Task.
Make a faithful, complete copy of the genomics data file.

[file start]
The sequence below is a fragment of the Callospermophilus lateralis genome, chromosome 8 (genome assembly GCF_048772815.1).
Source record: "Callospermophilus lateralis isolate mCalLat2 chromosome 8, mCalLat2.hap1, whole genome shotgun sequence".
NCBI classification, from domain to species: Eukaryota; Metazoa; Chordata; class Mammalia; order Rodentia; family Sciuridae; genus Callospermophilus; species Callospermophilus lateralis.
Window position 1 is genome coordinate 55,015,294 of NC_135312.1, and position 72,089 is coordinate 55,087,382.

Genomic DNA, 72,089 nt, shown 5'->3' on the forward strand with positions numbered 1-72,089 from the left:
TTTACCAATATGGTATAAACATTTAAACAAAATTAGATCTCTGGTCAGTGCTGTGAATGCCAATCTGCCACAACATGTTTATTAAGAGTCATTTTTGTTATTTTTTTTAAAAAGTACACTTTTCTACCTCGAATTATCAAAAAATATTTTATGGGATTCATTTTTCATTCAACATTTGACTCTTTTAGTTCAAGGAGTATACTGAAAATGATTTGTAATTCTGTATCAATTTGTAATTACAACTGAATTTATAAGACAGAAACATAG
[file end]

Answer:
The sequence below is a fragment of the Callospermophilus lateralis genome, chromosome 8 (genome assembly GCF_048772815.1).
Source record: "Callospermophilus lateralis isolate mCalLat2 chromosome 8, mCalLat2.hap1, whole genome shotgun sequence".
NCBI classification, from domain to species: Eukaryota; Metazoa; Chordata; class Mammalia; order Rodentia; family Sciuridae; genus Callospermophilus; species Callospermophilus lateralis.
Window position 1 is genome coordinate 55,015,294 of NC_135312.1, and position 72,089 is coordinate 55,087,382.

Genomic DNA, 72,089 nt, shown 5'->3' on the forward strand with positions numbered 1-72,089 from the left:
TTTACCAATATGGTATAAACATTTAAACAAAATTAGATCTCTGGTCAGTGCTGTGAATGCCAATCTGCCACAACATGTTTATTAAGAGTCATTTTTGTTATTTTTTTTAAAAAGTACACTTTTCTACCTCGAATTATCAAAAAATATTTTATGGGATTCATTTTTCATTCAACATTTGACTCTTTTAGTTCAAGGAGTATACTGAAAATGATTTGTAATTCTGTATCAATTTGTAATTACAACTGAATTTATAAGACAGAAACATAG